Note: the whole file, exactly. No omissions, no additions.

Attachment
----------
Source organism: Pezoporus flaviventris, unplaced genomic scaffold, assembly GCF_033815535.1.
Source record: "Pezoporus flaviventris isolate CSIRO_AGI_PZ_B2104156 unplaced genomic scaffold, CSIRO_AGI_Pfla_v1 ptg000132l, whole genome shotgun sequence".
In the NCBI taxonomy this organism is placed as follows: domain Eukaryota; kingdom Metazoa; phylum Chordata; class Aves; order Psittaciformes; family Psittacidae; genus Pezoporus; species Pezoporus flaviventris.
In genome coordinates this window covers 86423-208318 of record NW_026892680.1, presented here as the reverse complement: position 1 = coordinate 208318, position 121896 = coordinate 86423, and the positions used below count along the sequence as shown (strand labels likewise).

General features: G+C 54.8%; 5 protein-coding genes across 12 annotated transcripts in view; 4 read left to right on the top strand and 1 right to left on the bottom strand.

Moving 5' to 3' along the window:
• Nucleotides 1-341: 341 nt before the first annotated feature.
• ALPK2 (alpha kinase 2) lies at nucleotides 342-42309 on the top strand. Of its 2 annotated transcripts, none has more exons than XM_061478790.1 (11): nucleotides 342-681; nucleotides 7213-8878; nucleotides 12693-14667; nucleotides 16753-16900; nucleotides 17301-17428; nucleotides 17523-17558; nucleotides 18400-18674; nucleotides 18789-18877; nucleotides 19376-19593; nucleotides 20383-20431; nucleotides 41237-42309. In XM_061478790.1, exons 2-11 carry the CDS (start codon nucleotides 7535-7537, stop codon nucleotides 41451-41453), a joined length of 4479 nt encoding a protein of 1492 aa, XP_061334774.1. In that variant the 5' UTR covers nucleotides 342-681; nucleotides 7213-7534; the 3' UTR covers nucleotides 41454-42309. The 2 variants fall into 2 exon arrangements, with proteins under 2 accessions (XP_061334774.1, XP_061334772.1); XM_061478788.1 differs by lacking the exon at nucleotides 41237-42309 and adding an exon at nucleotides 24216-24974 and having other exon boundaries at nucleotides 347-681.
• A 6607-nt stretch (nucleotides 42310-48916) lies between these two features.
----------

Source organism: Pezoporus flaviventris, unplaced genomic scaffold, assembly GCF_033815535.1.
Source record: "Pezoporus flaviventris isolate CSIRO_AGI_PZ_B2104156 unplaced genomic scaffold, CSIRO_AGI_Pfla_v1 ptg000132l, whole genome shotgun sequence".
In the NCBI taxonomy this organism is placed as follows: domain Eukaryota; kingdom Metazoa; phylum Chordata; class Aves; order Psittaciformes; family Psittacidae; genus Pezoporus; species Pezoporus flaviventris.
In genome coordinates this window covers 86423-208318 of record NW_026892680.1, presented here as the reverse complement: position 1 = coordinate 208318, position 121896 = coordinate 86423, and the positions used below count along the sequence as shown (strand labels likewise).

General features: G+C 54.8%; 5 protein-coding genes across 12 annotated transcripts in view; 4 read left to right on the top strand and 1 right to left on the bottom strand.

Moving 5' to 3' along the window:
• Nucleotides 1-341: 341 nt before the first annotated feature.
• ALPK2 (alpha kinase 2) lies at nucleotides 342-42309 on the top strand. Of its 2 annotated transcripts, none has more exons than XM_061478790.1 (11): nucleotides 342-681; nucleotides 7213-8878; nucleotides 12693-14667; nucleotides 16753-16900; nucleotides 17301-17428; nucleotides 17523-17558; nucleotides 18400-18674; nucleotides 18789-18877; nucleotides 19376-19593; nucleotides 20383-20431; nucleotides 41237-42309. In XM_061478790.1, exons 2-11 carry the CDS (start codon nucleotides 7535-7537, stop codon nucleotides 41451-41453), a joined length of 4479 nt encoding a protein of 1492 aa, XP_061334774.1. In that variant the 5' UTR covers nucleotides 342-681; nucleotides 7213-7534; the 3' UTR covers nucleotides 41454-42309. The 2 variants fall into 2 exon arrangements, with proteins under 2 accessions (XP_061334774.1, XP_061334772.1); XM_061478788.1 differs by lacking the exon at nucleotides 41237-42309 and adding an exon at nucleotides 24216-24974 and having other exon boundaries at nucleotides 347-681.
• A 6607-nt stretch (nucleotides 42310-48916) lies between these two features.